Community parties, picnics, and barbecues can be a lot of fun. They’re especially popular when the weather is warm, and people can get outdoors. Sometimes they’re sponsored by a school, and sometimes by a religious or political group. They can even be spontaneous. Lots of times they’re very enjoyable, and they give people a chance to connect. But they’re not always safe – well, at least not in crime fiction.

Barbecues and other community social gatherings bring together a lot of different people. They may live or work together, but that doesn’t mean they like one another. And it’s hard to keep track of what everyone’s doing. That makes the context tailor-made for the crime writer. Little wonder we see community events like that in crime fiction.

In Agatha Christie’s Dead Man’s Folly, for instance, there’s a community fête planned at Nasse House, the home of Sir George and Lady Hattie Stubbs. One of the events planned for the fête is Murder Hunt, a bit like a Scavenger Hunt, where participants find clues and try to find out who murdered the ‘victim.’ The hunt itself is designed by detective story novelist Ariadne Oliver. Tragedy strikes on the day of the fête, when Marlene Tucker, who’s playing the part of the victim, is actually killed. Mrs. Oliver has invited Hercule Poirot to Nasse House to give the prizes for the Murder Hunt, so he is on hand when the body is discovered. And it turns out that more than one person might have had a reason for wanting to kill Marlene. She had a way of finding out much more about people’s secrets than it was safe for her to know.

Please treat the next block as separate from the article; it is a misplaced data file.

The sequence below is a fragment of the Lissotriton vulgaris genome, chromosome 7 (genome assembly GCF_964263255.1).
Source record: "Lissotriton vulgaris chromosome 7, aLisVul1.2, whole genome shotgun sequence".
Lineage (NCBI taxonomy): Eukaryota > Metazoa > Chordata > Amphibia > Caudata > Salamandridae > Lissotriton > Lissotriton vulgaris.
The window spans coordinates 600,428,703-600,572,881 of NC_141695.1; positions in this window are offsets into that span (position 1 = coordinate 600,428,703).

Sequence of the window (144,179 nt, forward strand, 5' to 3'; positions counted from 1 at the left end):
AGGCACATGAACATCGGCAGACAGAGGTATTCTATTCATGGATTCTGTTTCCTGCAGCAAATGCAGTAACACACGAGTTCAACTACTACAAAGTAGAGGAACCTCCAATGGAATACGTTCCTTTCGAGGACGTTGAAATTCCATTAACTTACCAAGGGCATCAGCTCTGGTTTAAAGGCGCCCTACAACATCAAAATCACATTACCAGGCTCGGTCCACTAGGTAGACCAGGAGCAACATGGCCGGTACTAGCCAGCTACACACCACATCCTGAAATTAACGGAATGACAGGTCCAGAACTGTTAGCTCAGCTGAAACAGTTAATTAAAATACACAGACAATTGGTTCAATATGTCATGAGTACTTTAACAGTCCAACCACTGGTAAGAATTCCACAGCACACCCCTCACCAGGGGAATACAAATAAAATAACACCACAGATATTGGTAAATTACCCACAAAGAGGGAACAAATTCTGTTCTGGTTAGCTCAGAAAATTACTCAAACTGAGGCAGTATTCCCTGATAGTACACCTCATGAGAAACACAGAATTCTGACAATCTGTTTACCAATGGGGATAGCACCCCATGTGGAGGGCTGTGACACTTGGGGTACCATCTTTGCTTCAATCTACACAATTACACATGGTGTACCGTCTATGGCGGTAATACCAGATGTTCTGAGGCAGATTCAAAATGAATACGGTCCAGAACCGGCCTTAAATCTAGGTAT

Ruth Rendell’s To Fear a Painted Devil is the story of Tamsin and Patrick Selby, who live in a sort of cliquish, suburban community called Linchester. They decide to celebrate Tamsin’s twenty-seventh birthday by hosting an outdoor party. They invite several of their friends, and other people who live in the community. Everything goes well enough, until some wasps start annoying the guests. Patrick climbs a ladder to get rid of the wasps’ nest, but he is badly stung in the process. He becomes very ill and unexpectedly dies a few days later. On the surface of it, it seems that he succumbed to an allergy to the wasps. But Dr. Max Greenleaf, who’s been taking care of him, begins to suspect otherwise. He doesn’t want to think that someone he may know is a murderer, but he finally starts asking questions. And it turns out that there are several secrets that the people in Linchester are keeping.

Gail Bowen’s Deadly Appearances begins at a community barbecue/picnic. The event is going to give up-and-coming politician Androu ‘Andy’ Boychuk an opportunity to make a very important speech. He’s got a promising future, and people want to hear what he has to say. Just after he begins speaking, he collapses and dies of what turns out to be poison. His friend, academician and political scientist Joanne Kilbourn, is grief-stricken at his loss. So, she decides to cope by writing Boychuk’s biography. As she does so, she gets closer and closer to the truth about why and how he died. In the end, we learn that Boychuk’s death is related to his past.

In Robert Crais’ L.A. Requiem, Joe Pike’s former lover, Karen Garcia, goes missing, and he wants his partner, Elvis Cole, to help find her. Then, tragically, she turns up dead. Now, her father, who is both wealthy and well-connected, wants to be sure that the police catch the person responsible. So, he hires Pike and Cole to follow along with the LAPD police to be sure they’re not glossing over anything. But Pike has a history with the department. He used to be a cop, and there are still plenty of police officers in the department who don’t like him. In the novel, there’s a telling ‘flashback’ scene that takes place at the (LAPD) Rampart Division’s Family Day picnic. Pike and Karen attend the picnic, but it doesn’t turn out to be the lovely ‘introduce the girlfriend to the workmates’ event it’s supposed to be.